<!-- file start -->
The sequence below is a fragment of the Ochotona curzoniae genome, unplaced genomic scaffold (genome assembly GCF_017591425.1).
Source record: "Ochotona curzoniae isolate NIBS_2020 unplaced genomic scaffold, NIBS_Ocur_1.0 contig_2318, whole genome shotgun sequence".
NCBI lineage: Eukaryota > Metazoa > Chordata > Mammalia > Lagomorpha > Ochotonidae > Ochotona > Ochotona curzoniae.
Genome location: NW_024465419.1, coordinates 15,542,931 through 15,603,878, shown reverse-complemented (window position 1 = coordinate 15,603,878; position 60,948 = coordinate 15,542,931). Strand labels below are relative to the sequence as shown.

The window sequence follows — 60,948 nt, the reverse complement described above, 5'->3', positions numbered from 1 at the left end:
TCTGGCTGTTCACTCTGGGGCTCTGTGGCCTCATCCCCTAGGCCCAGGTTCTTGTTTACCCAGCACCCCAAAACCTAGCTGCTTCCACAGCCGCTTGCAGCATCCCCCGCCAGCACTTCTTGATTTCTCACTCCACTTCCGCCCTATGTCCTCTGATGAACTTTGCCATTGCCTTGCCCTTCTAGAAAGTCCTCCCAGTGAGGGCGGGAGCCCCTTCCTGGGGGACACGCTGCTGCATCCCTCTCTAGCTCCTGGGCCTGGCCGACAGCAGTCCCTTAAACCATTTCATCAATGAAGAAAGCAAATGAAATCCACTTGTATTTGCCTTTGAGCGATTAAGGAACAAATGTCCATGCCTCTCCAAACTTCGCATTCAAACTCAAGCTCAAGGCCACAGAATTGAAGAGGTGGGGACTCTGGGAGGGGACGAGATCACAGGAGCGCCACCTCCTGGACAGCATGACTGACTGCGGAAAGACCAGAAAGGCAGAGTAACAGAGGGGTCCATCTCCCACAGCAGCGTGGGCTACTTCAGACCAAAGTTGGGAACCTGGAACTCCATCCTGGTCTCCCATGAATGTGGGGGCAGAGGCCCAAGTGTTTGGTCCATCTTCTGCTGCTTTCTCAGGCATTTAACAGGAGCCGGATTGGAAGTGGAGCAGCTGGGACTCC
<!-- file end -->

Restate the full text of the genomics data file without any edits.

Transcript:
The sequence below is a fragment of the Ochotona curzoniae genome, unplaced genomic scaffold (genome assembly GCF_017591425.1).
Source record: "Ochotona curzoniae isolate NIBS_2020 unplaced genomic scaffold, NIBS_Ocur_1.0 contig_2318, whole genome shotgun sequence".
NCBI lineage: Eukaryota > Metazoa > Chordata > Mammalia > Lagomorpha > Ochotonidae > Ochotona > Ochotona curzoniae.
Genome location: NW_024465419.1, coordinates 15,542,931 through 15,603,878, shown reverse-complemented (window position 1 = coordinate 15,603,878; position 60,948 = coordinate 15,542,931). Strand labels below are relative to the sequence as shown.

The window sequence follows — 60,948 nt, the reverse complement described above, 5'->3', positions numbered from 1 at the left end:
TCTGGCTGTTCACTCTGGGGCTCTGTGGCCTCATCCCCTAGGCCCAGGTTCTTGTTTACCCAGCACCCCAAAACCTAGCTGCTTCCACAGCCGCTTGCAGCATCCCCCGCCAGCACTTCTTGATTTCTCACTCCACTTCCGCCCTATGTCCTCTGATGAACTTTGCCATTGCCTTGCCCTTCTAGAAAGTCCTCCCAGTGAGGGCGGGAGCCCCTTCCTGGGGGACACGCTGCTGCATCCCTCTCTAGCTCCTGGGCCTGGCCGACAGCAGTCCCTTAAACCATTTCATCAATGAAGAAAGCAAATGAAATCCACTTGTATTTGCCTTTGAGCGATTAAGGAACAAATGTCCATGCCTCTCCAAACTTCGCATTCAAACTCAAGCTCAAGGCCACAGAATTGAAGAGGTGGGGACTCTGGGAGGGGACGAGATCACAGGAGCGCCACCTCCTGGACAGCATGACTGACTGCGGAAAGACCAGAAAGGCAGAGTAACAGAGGGGTCCATCTCCCACAGCAGCGTGGGCTACTTCAGACCAAAGTTGGGAACCTGGAACTCCATCCTGGTCTCCCATGAATGTGGGGGCAGAGGCCCAAGTGTTTGGTCCATCTTCTGCTGCTTTCTCAGGCATTTAACAGGAGCCGGATTGGAAGTGGAGCAGCTGGGACTCC